The Birth of a Nation, also previously called The Clansmen, was created during a pivotal time in the U.S. Not only did it surpass all other film attempts before it, but it also outlined the nations view towards racism at the time of 1915. Blacks had begun to gain freedom over slavery but were still seen as inferior to the white race. This singling out of minorities is now highly controversial, but at the time it was perfectly normal. So as a result one must one must look at this topic from all views to truly understand the film itself and to also explore its importance in the study of minorities in film.
The Birth of a Nation was one of the world’s first films on reconstruction; the period of time after the Civil War where southern and northern states came together, sacrificing beliefs and settling for a government both parties could agree on. Reconstruction ended around 1875 and The Birth of a Nation was sent to the big screen in 1915. The timing of the film being produced and distributed is critical, many are still sour about the outcome of the war, and a new war is just ready to begin.
The director of the film, D.W. Griffith, grew up in Kentucky under a father who happened to be a Confederate hero and also the first person to influence his racial perspective on his son. Because of his upbringing, these views of blacks and whites were greatly distorted by the time period and his father alike. The black race of this time was seen as a lower class of human when compared to Caucasians. These ideas, along side with the literary work of Thomas Dixon Jr., are the basis for which the film The Birth of a Nation originated. As far as they were both concerned, the movie was a heroic epic of the all mighty white people.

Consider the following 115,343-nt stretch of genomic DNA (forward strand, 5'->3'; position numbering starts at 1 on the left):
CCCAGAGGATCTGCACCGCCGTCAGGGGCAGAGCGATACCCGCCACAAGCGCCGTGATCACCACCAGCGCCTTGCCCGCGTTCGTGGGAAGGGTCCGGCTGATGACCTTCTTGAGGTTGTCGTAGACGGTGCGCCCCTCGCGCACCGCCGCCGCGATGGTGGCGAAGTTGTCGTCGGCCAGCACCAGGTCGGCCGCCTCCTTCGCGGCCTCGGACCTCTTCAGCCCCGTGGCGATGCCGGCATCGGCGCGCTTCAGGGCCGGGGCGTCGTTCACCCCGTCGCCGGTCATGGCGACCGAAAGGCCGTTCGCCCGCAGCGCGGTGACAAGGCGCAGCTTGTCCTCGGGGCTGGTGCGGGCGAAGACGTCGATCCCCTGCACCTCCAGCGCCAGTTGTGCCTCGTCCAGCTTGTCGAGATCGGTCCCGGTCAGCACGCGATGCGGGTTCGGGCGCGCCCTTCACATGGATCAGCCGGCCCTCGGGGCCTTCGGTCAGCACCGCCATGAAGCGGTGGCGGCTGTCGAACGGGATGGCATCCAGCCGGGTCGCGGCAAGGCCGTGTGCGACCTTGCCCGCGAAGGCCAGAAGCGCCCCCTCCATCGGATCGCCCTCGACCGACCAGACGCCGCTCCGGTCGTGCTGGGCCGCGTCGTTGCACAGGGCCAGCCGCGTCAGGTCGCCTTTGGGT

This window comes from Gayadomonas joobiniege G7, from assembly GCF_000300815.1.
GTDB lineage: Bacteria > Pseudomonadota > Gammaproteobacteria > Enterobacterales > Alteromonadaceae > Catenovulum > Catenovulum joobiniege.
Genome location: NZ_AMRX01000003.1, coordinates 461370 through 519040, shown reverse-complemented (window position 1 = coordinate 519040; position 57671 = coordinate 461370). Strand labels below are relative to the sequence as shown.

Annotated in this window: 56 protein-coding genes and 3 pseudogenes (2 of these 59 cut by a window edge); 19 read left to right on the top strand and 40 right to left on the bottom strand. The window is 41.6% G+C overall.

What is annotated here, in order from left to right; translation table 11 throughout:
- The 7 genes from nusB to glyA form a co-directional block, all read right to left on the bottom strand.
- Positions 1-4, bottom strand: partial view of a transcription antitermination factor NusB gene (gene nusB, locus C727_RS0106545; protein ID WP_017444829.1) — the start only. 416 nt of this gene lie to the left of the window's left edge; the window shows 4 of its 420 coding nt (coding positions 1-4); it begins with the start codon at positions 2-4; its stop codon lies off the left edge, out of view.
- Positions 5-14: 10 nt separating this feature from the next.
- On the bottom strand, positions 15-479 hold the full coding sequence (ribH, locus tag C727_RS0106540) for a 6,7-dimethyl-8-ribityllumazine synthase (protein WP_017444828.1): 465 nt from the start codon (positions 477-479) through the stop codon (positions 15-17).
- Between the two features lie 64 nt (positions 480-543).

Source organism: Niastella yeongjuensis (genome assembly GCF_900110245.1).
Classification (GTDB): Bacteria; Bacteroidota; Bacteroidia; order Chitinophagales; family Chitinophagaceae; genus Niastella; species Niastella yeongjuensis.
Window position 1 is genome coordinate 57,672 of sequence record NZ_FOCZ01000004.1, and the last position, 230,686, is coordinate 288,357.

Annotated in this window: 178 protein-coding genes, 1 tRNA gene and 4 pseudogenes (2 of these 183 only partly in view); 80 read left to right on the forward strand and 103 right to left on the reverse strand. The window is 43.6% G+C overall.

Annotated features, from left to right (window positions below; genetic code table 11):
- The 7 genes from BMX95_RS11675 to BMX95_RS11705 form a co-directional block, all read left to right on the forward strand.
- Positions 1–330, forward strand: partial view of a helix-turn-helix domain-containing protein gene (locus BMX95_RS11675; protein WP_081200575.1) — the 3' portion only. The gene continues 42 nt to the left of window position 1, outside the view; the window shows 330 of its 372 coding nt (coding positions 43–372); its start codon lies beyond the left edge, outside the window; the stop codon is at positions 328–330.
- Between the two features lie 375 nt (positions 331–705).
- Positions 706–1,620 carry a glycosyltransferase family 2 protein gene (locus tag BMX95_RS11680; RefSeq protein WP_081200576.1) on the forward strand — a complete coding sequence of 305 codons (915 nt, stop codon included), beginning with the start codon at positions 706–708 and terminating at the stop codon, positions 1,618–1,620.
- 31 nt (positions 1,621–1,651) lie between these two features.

No more than fifty years after the Civil War, this film was made. African-Americans were nowhere near finding equality or having civil rights that they were said to have or presumed to have. Separate but somehow equal was... [continues]
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